A farmer in Rwanda

Knowledge is power: The role of information in agricultural technology adoption

Case study Farms and Firms

Agricultural production is a key driver of rural employment, industrialisation, and growth, accounting for over 25% of GDP in many sub-Saharan Africa countries. IGC research has examined the constraints and opportunities in encouraging the adoption of modern agricultural technologies, which has huge potential to increase crop yields and raise living standards.

What is the challenge?

The Green Revolution in the 1960s-70s brought improved technologies and productivity gains to farmers in many developing countries but largely bypassed sub-Saharan Africa.  Numerous studies have demonstrated large potential productivity gains from agricultural technologies, such as hybrid seeds and fertiliser, but their usage remains strikingly low in Africa.

Addressing the problem

IGC research has focused on the role of knowledge and information in supporting technology uptake by farmers. A study in Uganda examined the problem of low-quality fertilisers and seeds – a major barrier to the uptake of these technologies, and a study in Pakistan tested an innovative approach to sharing information on veterinary services with livestock farmers.

Research results:

  • Fake seeds and fertiliser discourage technology adoption. An IGC study in Uganda found that poor quality inputs was the norm in retail markets: on average, the most common fertiliser on the market has 33% less nitrogen content than advertised, and hybrid maize seed contains less than 50% authentic hybrid seed. These low quality inputs are hampering farmers’ productivity and profitability, with farmers often losing money from investing in these technologies. The study found that replacing these inputs with authentic hybrid seeds and fertiliser would yield average returns of over 50% for smallholder farmers (Bold et al., 2017, "Lemon Technologies and Adoption: Measurement, Theory and Evidence from Agricultural Markets in Uganda", The Quarterly Journal of Economics).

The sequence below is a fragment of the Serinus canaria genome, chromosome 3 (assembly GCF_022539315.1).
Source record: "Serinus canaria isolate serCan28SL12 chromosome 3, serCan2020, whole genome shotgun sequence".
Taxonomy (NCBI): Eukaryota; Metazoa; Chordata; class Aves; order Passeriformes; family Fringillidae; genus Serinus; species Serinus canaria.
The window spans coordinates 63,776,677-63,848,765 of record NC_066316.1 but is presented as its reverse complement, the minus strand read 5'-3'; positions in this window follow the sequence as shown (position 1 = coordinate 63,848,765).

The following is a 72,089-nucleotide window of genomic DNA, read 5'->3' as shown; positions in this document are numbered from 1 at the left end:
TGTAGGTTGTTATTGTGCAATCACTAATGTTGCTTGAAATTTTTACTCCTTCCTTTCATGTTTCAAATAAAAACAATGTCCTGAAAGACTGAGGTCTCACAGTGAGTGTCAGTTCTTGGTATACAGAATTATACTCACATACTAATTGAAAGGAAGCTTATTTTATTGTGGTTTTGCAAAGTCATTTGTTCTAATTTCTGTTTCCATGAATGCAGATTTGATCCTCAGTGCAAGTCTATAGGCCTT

• Technology can help strengthen accountability. In rural Pakistan, an IGC pilot study tested the use of a mobile phone-based system requiring farmers to report whether artificial insemination of their livestock had succeeded, similar to the user rating system found on Amazon. The crowdsourced rating system motivated public-funded veterinarians to perform better with 27% higher success rates, and in turn, farmers were more likely to return to them for future services, suggesting that the system helped to strengthen government accountability.

Impact on policy

In Uganda, the government responded to IGC’s evidence on agricultural inputs by introducing a mobile e-verification programme led by the National Bureau of Standards to help farmers distinguish fake inputs from real ones, and endorsed plans to put quality seals on inputs to reduce counterfeits supplied to farmers. The government cited the study and its response to the findings in the Background Paper to the FY 2017-18 National Budget. Concerns raised by the study have also lead donors to respond: DFID Uganda supported the inclusion of an indicator on the quality of agricultural inputs in the priority areas under the National Partnership Framework for the high-level policy dialogue between donors and the government.

Mobile applications such as the one tested in Pakistan show promise in reducing the informational barriers to agricultural technology adoption. With many different products and business models under development, and research findings on the impacts beginning to emerge, they may prove to be effective solutions in Africa and elsewhere.